IN THE SUPREME COURT OF INDIA
CRIMINAL APPELLATE JURISDICTION
CRIMINAL APPEAL NO. 812 OF 2008
Sunil Khergade … Appellant (s)
State of Maharashtra … Respondent (s)
J U D G M E N T
The appellant along with his younger brother was convicted under Section
302 read with Section 34 of the Indian Penal Code (45 of 1860) (hereinafter
referred to as ‘IPC’) and sentenced to undergo life imprisonment by the
Court of 2nd Additional Sessions Judge, Nagpur. They were also sentenced to
pay a fine of Rs.300/- each, a default sentence of two months. .
In appeal before the High Court of Judicature Bombay, Nagpur Bench, the
High Court declined to interfere with the conviction and sentence, and
hence, the present appeal.
The appellant’s younger brother-Sanjay had also filed a Special Leave
Petition before this Court as Special Leave Petition (Criminal) No. 7667 of
2007. Since he had not surrendered, as required under the Rules, the
Special Leave Petition filed by him was dismissed by Order dated
The incident took place on 12.02.1999 between 07.00 A.M. and 08.00 A.M. The
deceased had returned to the village only in the morning of that day,
around the time of the incident. There was a quarrel between the families
who were sharing common open space. The genesis of the quarrel was with
regard to the conduct of wife of the deceased who allegedly threw night
soil in the open space. They had picked up such quarrel earlier also. It
has come in evidence that the co-accused was armed with crowbar and he had
held the hands of the deceased and made him lie on the ground, at which
time the appellant fetched a knife and inflicted the fatal injury on the
left side of the chest. The following are the injuries:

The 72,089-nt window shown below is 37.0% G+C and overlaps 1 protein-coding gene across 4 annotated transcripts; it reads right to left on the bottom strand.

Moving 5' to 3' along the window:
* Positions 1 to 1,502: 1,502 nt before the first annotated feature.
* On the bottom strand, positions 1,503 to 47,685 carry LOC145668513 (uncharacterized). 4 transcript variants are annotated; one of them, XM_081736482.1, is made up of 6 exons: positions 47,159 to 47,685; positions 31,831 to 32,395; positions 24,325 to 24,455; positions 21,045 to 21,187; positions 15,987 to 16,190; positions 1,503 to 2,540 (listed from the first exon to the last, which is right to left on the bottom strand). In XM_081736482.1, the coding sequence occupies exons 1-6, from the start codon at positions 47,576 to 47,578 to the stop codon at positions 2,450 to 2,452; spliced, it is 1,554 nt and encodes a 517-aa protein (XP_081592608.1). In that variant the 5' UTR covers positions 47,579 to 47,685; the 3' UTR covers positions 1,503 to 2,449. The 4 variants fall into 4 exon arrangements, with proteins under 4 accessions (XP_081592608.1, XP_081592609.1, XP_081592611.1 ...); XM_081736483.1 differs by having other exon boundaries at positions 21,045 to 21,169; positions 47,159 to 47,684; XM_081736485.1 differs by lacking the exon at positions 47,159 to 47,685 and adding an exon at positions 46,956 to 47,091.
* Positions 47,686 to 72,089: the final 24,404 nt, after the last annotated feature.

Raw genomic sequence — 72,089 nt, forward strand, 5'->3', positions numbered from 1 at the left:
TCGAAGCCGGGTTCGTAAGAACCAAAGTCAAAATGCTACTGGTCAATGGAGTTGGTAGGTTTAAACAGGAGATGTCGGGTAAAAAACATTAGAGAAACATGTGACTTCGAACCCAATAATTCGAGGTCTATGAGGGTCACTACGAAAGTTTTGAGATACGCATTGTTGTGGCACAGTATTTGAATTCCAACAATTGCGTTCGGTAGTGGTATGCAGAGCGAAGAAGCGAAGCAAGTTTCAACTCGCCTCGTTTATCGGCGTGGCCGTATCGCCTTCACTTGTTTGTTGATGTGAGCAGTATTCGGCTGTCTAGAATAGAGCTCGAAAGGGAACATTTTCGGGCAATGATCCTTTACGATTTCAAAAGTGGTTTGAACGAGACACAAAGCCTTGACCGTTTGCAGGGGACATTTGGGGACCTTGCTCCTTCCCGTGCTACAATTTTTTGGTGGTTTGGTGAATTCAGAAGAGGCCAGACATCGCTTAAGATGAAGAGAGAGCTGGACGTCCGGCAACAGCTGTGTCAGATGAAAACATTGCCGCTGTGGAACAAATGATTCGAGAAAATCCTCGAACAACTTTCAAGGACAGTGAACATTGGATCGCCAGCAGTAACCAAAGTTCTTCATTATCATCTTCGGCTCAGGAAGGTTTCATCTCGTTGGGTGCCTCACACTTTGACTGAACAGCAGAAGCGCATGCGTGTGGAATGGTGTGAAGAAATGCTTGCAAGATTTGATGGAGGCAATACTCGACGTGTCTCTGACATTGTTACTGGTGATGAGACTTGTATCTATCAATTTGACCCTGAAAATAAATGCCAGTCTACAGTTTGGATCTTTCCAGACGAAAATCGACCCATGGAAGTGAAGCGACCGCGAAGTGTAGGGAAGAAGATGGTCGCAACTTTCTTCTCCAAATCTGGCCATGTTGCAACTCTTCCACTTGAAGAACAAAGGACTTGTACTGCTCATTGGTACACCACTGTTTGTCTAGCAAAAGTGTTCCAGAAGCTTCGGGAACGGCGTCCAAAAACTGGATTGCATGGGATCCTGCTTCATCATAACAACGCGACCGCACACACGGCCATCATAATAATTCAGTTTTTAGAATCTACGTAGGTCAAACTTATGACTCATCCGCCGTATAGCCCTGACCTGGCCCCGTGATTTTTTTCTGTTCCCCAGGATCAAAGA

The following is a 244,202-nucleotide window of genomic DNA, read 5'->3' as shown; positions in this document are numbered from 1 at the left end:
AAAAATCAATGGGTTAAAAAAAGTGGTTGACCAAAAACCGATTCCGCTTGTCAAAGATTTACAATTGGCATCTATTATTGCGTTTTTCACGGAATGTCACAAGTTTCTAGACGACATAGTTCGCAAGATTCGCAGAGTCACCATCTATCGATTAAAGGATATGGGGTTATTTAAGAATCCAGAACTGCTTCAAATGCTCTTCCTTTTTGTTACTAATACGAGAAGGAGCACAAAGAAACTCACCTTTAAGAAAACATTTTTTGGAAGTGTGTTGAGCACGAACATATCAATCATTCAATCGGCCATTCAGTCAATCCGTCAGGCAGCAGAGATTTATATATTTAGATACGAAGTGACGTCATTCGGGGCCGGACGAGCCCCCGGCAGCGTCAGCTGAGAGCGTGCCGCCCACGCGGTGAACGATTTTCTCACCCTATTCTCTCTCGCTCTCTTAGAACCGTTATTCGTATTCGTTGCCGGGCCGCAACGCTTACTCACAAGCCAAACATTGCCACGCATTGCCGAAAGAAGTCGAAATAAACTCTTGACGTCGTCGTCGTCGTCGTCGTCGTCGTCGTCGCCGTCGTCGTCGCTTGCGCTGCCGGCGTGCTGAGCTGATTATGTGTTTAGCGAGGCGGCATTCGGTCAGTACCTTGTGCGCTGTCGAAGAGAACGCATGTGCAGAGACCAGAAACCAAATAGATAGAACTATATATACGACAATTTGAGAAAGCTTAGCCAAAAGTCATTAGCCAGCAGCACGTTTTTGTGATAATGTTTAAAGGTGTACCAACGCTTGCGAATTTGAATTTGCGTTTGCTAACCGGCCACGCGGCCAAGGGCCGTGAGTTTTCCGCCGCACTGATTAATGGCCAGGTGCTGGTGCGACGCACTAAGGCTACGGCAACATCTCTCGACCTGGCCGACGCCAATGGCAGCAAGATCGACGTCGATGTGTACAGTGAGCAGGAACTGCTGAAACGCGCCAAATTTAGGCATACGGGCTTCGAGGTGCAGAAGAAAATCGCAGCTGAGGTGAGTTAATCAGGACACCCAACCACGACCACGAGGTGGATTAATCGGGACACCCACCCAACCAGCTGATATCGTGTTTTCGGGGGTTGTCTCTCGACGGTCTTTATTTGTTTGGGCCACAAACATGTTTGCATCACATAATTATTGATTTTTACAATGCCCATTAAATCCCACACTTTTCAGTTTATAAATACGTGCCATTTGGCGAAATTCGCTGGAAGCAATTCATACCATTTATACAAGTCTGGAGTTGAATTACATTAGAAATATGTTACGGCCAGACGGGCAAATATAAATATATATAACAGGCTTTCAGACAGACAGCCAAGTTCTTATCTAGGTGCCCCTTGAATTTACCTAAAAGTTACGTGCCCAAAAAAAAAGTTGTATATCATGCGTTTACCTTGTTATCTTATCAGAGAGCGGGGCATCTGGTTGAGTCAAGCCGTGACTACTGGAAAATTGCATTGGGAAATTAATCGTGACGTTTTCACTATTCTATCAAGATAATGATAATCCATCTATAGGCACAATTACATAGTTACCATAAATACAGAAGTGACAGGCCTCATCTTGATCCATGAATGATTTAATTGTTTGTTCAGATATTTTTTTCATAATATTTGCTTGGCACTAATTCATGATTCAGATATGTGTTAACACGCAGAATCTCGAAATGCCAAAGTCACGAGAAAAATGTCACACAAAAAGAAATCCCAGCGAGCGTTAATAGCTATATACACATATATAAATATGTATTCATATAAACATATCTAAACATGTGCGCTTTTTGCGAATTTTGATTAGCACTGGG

“1. Stab wound in left mammary area medial to nipple 2 cm x 1cm x 5”
directed upward forward and medially.
Abrasion on chest wall left side above the stab wound 4 x ¼ cm.
Incised wound on back left sides 5 cm x ½ cm and akin deep tapering
The trial court mainly relied on the evidence of PW-1-father of the
deceased, PW-2-wife of the deceased and PW-7-mother of the deceased. There
was no evidence for the defense. In the Statement under Section 313 of The
Code of Criminal Procedure, 1973, the appellant explained the injury as
having been caused when the deceased fell on the bamboo fences amidst the
scuffle. However, it was contended before the trial court that appellant
inflicted the injury on the deceased in exercise of his private defence and
the protection under Section 97 of IPC was canvassed. That contention was
turned down in view of the overwhelming evidence that the deceased was
wholly unarmed and the other members of the family were also unarmed. It
was then contended that the act of stabbing was on account of grave and
sudden provocation and that the act was done without any intention to cause
death or to cause such bodily injury as is likely to cause death and hence
canvassed for the benefit of Section 304 Part II of IPC.
The trial court, however, having regard to the evidence of PWs-1, 2 and 7,
who were also injured witnesses, and taking note of the nature and manner
of the commission of the crime, convicted the appellant and his brother
under Section 302 read with Section 34 of IPC. However, on evidence, taking
note of the young age of the accused and on reaching the conclusion that it
is not a case of rarest of the rare cases, the appellant was sentenced to
suffer imprisonment for life. The trial court found that accused no.1-